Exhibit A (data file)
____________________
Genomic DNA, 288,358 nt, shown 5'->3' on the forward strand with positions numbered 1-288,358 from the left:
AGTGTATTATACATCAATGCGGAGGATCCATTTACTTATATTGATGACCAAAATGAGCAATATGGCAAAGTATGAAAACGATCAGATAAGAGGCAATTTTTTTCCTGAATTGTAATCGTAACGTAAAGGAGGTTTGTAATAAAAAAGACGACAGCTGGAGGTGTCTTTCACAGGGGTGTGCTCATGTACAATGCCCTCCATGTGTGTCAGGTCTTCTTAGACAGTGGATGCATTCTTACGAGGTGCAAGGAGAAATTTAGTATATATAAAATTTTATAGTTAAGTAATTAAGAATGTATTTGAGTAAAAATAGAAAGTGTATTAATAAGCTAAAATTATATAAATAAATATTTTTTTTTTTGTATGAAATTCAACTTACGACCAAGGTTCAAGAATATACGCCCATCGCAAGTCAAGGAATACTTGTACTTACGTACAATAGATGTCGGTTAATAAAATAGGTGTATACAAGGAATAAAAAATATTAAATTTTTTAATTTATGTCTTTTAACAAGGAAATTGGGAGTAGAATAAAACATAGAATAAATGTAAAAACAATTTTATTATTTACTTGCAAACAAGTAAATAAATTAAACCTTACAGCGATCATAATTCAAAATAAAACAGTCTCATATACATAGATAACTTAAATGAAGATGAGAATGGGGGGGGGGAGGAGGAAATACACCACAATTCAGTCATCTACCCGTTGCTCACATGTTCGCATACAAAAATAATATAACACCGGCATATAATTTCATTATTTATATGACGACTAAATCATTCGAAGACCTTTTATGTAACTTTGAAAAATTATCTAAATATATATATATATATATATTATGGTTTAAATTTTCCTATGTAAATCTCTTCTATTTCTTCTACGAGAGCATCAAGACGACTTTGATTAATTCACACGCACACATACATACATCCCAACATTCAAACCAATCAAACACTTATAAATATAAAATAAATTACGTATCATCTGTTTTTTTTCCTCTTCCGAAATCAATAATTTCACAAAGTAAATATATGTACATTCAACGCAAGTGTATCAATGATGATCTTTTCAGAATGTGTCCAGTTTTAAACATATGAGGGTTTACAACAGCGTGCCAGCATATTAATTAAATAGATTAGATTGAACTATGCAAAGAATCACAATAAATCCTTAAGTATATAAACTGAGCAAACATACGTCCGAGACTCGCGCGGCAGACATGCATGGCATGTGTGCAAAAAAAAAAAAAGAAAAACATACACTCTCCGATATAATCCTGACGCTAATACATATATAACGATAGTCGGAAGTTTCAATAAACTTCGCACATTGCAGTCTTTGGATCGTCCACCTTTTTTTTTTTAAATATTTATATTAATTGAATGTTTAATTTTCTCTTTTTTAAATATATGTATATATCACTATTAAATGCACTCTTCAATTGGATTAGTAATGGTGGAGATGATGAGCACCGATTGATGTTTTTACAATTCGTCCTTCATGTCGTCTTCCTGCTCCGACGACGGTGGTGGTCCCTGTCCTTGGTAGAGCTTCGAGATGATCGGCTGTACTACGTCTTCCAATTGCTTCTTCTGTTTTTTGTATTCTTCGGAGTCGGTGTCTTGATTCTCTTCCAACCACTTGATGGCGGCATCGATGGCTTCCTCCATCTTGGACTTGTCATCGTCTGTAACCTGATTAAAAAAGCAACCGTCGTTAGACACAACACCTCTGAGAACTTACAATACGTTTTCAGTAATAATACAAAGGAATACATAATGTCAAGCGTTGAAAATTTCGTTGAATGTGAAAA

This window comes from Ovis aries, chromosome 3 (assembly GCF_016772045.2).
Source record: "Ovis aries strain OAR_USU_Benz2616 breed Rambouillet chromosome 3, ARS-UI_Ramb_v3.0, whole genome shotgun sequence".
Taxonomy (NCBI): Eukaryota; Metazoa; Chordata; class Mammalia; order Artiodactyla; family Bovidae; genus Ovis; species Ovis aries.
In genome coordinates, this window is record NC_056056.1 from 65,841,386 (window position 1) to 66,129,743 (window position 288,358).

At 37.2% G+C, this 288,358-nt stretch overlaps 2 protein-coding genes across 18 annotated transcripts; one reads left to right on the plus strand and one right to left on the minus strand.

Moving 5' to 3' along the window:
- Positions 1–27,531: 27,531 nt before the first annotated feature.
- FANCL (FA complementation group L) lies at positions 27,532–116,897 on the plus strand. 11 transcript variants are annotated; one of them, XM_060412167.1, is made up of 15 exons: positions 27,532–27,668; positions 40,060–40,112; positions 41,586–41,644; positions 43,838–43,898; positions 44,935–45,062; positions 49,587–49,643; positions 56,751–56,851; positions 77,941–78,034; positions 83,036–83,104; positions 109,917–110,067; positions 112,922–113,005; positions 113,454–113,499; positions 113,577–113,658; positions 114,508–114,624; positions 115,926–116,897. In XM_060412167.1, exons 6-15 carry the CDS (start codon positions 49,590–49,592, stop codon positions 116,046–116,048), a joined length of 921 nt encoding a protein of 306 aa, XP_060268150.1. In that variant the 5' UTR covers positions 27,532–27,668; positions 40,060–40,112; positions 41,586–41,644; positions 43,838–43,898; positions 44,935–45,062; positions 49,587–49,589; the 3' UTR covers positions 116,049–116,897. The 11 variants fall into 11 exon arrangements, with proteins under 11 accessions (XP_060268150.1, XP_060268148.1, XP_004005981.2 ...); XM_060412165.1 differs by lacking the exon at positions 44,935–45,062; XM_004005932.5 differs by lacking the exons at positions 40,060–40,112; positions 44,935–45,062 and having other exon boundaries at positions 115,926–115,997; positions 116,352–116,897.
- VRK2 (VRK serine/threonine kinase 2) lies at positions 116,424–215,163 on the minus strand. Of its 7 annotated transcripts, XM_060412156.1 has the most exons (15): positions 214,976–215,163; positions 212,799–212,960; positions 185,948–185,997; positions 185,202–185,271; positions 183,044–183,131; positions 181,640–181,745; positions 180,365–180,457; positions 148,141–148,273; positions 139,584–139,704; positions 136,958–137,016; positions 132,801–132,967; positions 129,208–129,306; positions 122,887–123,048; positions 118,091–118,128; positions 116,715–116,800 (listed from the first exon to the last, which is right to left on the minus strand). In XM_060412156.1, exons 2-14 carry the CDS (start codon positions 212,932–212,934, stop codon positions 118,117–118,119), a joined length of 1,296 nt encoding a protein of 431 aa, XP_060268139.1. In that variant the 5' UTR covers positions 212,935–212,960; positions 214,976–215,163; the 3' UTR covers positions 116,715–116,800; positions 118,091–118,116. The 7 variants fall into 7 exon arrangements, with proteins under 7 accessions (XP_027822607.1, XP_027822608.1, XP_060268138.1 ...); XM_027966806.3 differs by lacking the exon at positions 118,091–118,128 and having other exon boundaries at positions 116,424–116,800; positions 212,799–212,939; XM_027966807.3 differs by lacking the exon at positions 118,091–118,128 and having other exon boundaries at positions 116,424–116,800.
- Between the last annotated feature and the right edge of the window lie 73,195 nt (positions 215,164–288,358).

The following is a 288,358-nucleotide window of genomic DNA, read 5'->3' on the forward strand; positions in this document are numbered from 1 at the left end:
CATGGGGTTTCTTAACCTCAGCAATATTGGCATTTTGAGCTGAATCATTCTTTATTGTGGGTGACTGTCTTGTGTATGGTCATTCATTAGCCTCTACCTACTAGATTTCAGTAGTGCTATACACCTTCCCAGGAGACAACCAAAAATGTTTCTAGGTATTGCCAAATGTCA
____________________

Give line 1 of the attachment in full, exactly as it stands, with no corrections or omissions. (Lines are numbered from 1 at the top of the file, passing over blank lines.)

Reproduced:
Genomic DNA, 288,358 nt, shown 5'->3' on the forward strand with positions numbered 1-288,358 from the left: